Money makes the world go around - Lobbying the Legislature
Friday, July 10, 2009 11:19 am
The Legislative Ethics Newsletter published by the Legislative Ethics Commission, came out on Friday morning, the 10th day of July. In the top story entitled “Lobby spending by interest groups”, the reported “In the first four months of 2009, lobbyists reported spending $0 on food or beverages provided to individual legislators. Likewise, in 2007, there was no spending by lobbyists on individual meals for legislators or family members. In 2008, lobbyists reported spending just $81.83 on individual meals or beverages.”
Don’t get too excited, though. Spending by lobbyists is still big. The Legislative Ethics Newsletter breaks down spending for the short session:
“As of the end of the last reporting period, which includes the 2009 Regular Session but not the special session in June, health care interests spent $1,358,578 lobbying the General Assembly.
The total for health care lobbying includes amounts spent by a wide array of groups, including hospitals (about $289,000), pharmaceutical interests (about $186,000), mental health interests ($83,421), and provider groups such as the Kentucky Medical Association ($63,500) and chiropractors ($36,116), but does not include most insurance industry lobbying.
After health care, there was a steep drop to the second highest spending interest groups, which were those lobbying on energy issues and utilities, such as coal, natural gas and electricity. The energy and utility groups spent a total of $561,896, less than half the amount spent on health care.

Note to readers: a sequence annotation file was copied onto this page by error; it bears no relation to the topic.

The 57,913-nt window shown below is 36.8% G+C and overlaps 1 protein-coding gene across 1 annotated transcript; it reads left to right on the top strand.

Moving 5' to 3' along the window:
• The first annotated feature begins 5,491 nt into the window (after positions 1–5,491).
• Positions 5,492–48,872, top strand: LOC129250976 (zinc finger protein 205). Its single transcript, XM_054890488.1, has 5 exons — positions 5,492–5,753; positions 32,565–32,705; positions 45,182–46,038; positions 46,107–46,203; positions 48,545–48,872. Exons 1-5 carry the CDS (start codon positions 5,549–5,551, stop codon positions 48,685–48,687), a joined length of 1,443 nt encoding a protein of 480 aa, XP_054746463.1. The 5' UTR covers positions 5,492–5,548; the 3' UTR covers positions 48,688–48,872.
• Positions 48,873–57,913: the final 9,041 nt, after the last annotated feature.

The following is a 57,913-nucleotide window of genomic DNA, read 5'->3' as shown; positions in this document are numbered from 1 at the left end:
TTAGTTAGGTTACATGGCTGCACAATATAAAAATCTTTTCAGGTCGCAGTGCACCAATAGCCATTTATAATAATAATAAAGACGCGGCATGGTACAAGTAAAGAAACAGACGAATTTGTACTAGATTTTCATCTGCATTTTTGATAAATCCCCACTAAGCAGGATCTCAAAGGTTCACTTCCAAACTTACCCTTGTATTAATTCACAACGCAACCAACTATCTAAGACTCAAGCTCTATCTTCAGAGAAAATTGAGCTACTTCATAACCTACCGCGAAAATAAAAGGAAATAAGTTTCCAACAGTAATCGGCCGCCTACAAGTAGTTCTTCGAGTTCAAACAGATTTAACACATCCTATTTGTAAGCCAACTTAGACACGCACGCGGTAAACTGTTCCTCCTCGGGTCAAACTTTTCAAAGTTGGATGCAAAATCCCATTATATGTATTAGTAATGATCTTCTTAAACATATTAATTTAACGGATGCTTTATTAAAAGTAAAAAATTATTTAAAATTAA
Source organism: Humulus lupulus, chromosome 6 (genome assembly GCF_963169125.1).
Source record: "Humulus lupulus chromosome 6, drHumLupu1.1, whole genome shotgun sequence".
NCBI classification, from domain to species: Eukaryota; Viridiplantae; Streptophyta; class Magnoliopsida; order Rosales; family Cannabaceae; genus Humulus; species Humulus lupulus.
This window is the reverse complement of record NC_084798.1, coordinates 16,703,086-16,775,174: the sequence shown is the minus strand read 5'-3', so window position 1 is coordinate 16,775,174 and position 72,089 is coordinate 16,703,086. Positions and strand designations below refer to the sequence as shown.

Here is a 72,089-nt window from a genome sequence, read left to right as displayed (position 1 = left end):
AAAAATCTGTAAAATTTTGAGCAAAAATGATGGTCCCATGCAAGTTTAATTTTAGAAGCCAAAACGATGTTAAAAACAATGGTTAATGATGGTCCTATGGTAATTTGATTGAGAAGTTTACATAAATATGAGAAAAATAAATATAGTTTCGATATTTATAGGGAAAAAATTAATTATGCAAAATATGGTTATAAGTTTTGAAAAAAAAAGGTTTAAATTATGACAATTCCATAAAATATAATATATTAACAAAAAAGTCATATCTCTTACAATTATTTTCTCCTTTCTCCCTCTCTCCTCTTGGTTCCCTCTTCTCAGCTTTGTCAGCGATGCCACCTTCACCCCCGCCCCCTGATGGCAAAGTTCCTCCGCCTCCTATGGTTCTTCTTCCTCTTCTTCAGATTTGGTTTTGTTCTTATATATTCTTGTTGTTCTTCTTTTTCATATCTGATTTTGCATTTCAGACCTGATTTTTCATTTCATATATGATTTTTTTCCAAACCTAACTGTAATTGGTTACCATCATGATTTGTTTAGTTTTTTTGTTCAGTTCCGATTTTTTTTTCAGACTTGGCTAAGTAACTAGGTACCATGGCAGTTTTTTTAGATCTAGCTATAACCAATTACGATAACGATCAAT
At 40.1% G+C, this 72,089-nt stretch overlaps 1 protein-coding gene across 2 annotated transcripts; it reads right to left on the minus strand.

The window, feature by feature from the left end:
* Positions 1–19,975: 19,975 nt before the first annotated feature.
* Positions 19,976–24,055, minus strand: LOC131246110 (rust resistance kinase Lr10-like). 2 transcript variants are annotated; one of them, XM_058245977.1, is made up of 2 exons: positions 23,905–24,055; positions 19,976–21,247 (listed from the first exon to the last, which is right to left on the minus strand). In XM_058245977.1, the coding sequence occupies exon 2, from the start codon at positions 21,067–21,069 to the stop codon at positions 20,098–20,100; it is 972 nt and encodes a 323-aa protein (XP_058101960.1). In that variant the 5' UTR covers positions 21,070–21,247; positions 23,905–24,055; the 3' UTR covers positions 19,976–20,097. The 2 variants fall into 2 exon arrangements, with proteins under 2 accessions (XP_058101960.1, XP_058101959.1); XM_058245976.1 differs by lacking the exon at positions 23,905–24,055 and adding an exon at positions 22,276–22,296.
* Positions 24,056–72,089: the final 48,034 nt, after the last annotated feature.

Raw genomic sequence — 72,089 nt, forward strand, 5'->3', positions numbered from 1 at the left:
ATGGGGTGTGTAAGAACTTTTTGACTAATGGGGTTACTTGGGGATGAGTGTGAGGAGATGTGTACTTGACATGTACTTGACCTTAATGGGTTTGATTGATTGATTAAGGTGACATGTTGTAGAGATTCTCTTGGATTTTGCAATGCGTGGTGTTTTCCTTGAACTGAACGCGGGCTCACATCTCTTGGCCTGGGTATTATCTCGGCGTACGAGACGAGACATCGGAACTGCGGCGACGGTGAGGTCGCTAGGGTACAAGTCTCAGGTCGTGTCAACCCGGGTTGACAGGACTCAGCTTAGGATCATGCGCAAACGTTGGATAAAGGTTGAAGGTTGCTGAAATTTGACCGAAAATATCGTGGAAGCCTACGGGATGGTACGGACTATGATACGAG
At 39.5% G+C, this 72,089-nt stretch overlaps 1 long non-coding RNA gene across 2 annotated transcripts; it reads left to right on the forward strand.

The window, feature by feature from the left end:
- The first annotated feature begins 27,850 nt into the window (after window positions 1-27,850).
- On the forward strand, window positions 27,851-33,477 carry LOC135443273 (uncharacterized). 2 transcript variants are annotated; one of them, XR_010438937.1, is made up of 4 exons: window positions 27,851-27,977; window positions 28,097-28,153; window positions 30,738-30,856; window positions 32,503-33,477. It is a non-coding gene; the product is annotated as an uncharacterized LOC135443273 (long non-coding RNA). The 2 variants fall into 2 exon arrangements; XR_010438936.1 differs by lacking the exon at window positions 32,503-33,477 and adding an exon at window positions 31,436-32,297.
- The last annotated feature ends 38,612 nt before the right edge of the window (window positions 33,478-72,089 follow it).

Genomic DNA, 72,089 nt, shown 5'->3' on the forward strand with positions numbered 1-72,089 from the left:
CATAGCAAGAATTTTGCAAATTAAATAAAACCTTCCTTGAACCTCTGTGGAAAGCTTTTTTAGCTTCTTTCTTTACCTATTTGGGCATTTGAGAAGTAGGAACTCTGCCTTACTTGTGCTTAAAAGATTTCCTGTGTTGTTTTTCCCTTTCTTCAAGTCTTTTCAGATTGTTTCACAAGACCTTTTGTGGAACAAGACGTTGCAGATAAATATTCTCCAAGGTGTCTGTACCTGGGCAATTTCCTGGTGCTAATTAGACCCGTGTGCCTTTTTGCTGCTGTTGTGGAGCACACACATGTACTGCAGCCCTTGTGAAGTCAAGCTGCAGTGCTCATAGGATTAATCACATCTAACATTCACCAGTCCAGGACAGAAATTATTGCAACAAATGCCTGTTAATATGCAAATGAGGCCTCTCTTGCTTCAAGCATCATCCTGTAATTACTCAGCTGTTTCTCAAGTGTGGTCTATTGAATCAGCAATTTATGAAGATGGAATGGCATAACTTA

The energy groups spent about $326,559 with coal interests leading the way by spending $96,170, including $41,828 spent by Coal Operators & Associates, Inc., a Pikeville-based group of coal mining, preparation, and transportation businesses.
Utilities spent $235,337, led by the Kentucky Association of Electric Cooperatives, which spent $28,515. E.On U.S., which owns Louisville Gas & Electric, Kentucky Utilities Co., and Western Kentucky Energy spent $26,749, and Chesapeake Appalachia, LLC, a natural gas producer headquartered in Oklahoma City, spent $24,000.
Racing and gaming interests spent $418,783 on lobbying in the first four months of 2009. Horse racing organizations and industry support groups spent $267,120, led by the Kentucky Equine Education Partnership at $50,000, the Keeneland Association ($45,539), and Kentucky Downs, LLC ($38,000).
Gaming interests spent $151,663 in early 2009, including $24,000 from International Game Technology, $18,000 from GTECH Corporation, and $20,000 from Columbia Sussex, the Crestview Hills company which manages hotels and casinos.
Spending reports for lobbying during the May to August period are due by September 15, and these reports will include spending during the June special session when racing and gaming issues were on the agenda. (emphasis added)